Bless our crummy little hearts.

This past Sunday, I laughed along with the hundred or so other people filling the pews at New Canaan’s First Presbyterian Church as the pastor read a poem by Richard Newman entitled Bless Their Hearts.

In it, Newman makes fun of way we often think handing out heart blessings serves as a cover-all for the petty things we’re about to observe about our family, our supervisors, our neighbors and friends.

The poem has been on my mind a lot since that sermon, as I reflect on a first semester of grad school filled with the kind of superficial concerns that consume so many of my waking hours.

Though there have certainly been moments of greatness, moments in which I transcended the tiny universe of my own mind, much of the past four months has fit neatly into the academic schema of my last 16 years.

Go to class. Take notes. Scribble down suggested readings. Fail to make the time for suggested readings. Receive paper assignments. Procrastinate on said paper assignments. Succeed in spite of myself.

No amount of last-minute learning can quiet the what-ifs of this self-described perfectionist.

What if I had started my research a month ago? What if I went in to talk with my professors more often? What if I had really felt good about what I turned in, instead of just good enough?

When I made my final decision in April to attend Yale Divinity School, I pictured myself entering a world where I would stop falling victim to Law & Order SVU marathons, movie theater popcorn and the “do I have to do this?” moaning and groaning of my undergraduate years. Where I would be so in love with what I was learning that I would never once complain about reading entire theological treatises in one night and skipping sleep to complete my to-do list.

I thought I could finally reach a level of performance where I unquestionably knew I was doing it right. I thought I would finally have all the answers, or at least that I would know how to ask the right questions, bless my heart.

And if I haven’t already made it abundantly clear, let me be explicit: I was wrong.

Entering these final two weeks of my first semester as a graduate student, I am every bit the academic stress mess that I have been for the past 22 years, paralyzed by fears of coming up short and plagued with a sense that my need to sleep and take breaks for television is somehow a weakness I just haven’t been able to purge.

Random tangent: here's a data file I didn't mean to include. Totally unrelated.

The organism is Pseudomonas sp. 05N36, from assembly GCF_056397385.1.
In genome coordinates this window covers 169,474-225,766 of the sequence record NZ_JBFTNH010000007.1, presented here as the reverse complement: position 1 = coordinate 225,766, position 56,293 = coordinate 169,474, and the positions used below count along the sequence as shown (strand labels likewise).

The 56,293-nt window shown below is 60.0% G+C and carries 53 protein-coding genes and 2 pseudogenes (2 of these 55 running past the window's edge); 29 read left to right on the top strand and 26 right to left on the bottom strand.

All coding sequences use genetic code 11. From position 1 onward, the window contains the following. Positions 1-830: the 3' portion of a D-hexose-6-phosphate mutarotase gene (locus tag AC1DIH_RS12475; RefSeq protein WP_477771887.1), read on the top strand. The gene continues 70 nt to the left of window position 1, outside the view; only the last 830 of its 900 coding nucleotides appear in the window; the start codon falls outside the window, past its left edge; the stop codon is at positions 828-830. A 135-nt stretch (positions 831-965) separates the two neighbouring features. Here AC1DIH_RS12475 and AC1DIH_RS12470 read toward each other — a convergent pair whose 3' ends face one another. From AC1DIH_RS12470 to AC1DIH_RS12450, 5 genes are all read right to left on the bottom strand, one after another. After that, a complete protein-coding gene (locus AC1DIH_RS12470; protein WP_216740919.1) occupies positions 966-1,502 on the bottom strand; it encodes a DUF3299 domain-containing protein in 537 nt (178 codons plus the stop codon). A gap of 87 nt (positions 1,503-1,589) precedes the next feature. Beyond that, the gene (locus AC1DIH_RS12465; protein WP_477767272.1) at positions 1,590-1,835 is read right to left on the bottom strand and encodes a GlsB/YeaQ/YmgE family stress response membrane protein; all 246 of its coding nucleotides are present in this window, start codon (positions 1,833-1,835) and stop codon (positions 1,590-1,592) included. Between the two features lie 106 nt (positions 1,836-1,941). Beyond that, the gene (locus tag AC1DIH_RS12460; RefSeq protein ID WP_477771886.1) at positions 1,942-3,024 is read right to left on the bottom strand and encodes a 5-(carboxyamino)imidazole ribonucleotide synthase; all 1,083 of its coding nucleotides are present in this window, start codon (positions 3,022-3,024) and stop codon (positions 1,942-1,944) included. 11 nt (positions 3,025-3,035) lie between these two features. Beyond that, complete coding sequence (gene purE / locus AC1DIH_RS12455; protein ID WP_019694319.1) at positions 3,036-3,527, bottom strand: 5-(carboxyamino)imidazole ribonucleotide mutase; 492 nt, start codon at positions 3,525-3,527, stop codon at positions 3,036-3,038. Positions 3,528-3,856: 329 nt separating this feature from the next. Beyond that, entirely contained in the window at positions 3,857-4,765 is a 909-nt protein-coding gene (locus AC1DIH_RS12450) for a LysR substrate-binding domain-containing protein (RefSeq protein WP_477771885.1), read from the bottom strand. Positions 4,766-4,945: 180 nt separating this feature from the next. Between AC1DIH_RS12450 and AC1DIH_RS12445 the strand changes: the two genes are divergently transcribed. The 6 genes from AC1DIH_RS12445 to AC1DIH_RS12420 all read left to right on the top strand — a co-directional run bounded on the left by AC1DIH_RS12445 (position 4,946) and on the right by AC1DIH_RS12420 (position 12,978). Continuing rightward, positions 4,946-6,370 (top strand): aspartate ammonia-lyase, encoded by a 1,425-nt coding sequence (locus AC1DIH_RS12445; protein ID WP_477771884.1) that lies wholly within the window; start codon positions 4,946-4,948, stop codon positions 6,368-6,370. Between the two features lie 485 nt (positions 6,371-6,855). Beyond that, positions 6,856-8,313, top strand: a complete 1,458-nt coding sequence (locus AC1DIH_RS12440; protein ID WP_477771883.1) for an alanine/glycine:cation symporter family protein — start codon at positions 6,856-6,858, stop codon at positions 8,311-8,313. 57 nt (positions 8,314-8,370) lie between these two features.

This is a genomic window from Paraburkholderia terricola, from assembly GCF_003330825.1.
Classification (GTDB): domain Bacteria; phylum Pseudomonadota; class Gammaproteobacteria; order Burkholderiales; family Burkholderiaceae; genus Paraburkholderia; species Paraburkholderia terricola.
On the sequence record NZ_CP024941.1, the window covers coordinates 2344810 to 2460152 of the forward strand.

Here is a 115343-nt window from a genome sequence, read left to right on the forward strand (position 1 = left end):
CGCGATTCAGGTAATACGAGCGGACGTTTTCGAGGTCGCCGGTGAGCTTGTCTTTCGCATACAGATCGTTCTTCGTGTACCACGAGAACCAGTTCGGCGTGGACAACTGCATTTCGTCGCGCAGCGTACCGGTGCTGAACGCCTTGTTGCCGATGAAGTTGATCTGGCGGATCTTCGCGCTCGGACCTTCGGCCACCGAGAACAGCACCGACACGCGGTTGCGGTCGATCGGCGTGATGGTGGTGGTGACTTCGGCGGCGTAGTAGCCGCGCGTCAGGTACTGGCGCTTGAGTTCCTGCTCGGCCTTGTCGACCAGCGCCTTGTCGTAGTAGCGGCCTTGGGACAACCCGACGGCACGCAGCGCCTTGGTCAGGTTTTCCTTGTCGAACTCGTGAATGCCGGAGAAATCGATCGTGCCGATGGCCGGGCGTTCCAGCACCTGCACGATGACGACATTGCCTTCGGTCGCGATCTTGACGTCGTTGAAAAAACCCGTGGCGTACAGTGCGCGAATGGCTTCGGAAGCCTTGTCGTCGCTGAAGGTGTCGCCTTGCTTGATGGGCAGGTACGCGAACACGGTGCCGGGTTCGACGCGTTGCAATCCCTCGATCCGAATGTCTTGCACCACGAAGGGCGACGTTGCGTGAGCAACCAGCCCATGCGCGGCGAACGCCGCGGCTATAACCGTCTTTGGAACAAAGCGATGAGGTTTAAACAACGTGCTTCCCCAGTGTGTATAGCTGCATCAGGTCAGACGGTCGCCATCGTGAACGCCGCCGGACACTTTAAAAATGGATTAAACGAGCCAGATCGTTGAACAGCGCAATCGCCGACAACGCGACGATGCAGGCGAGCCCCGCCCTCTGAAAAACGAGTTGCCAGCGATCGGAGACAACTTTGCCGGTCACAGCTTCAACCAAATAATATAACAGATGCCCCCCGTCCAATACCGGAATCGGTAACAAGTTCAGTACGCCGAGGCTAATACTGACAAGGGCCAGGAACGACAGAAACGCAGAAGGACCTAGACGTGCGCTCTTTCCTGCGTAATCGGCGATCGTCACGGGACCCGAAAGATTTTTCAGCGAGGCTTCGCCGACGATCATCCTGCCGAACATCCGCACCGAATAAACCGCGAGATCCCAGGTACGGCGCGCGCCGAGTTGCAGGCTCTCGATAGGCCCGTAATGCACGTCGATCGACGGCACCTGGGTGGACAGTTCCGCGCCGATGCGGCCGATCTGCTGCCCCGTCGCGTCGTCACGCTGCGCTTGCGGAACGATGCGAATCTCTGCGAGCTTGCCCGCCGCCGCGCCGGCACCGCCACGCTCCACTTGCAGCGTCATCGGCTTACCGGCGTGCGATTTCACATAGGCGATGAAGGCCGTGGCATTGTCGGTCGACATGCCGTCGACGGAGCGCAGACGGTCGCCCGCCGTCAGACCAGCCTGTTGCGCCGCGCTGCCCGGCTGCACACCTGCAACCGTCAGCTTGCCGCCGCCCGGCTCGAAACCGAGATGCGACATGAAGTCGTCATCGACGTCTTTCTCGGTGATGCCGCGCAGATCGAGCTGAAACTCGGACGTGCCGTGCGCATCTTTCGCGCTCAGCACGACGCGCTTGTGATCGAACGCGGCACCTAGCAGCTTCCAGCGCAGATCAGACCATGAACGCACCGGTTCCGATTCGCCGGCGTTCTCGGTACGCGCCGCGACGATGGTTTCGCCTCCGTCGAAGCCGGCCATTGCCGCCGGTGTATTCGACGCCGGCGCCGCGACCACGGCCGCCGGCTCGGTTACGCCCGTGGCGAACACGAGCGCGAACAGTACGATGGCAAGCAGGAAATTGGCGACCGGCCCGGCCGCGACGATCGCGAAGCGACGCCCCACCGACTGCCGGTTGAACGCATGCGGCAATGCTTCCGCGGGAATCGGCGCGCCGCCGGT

But, perhaps in one of those elusive moments of transcendence, I realized that it can get better. And that it will get better if I just, for once and for all, let go of those April preconceptions that somehow YDS wanted me for my ability to be the perfect student. That they wanted me to be objectively brilliant in all moments, on all days.

Because perfection isn’t what a graduate school, even an Ivy League graduate school, wants from its students…if it’s a good one. You see, the good ones, the one who really want to teach you something, want you to bring your whole self to the table. They want you to learn how to succeed while being true to the messy parts of you.

Yale didn’t invite me to be a student here because it had been tricked into thinking I had put months of care and attention into my personal statement as any truly ‘perfect’ student might do; it invited me here because I have something to offer that’s an asset to this community. And that something is visible in moments where I’m not pretending to be some kind of robotically amazing student that I’m not.

So, though these next two weeks stand to stress me in ways I have never been stressed before, I know it will get better. Because it never had to get bad in the first place.

Bless my crummy little heart for much all of the bumps in the road that were self-manufactured.


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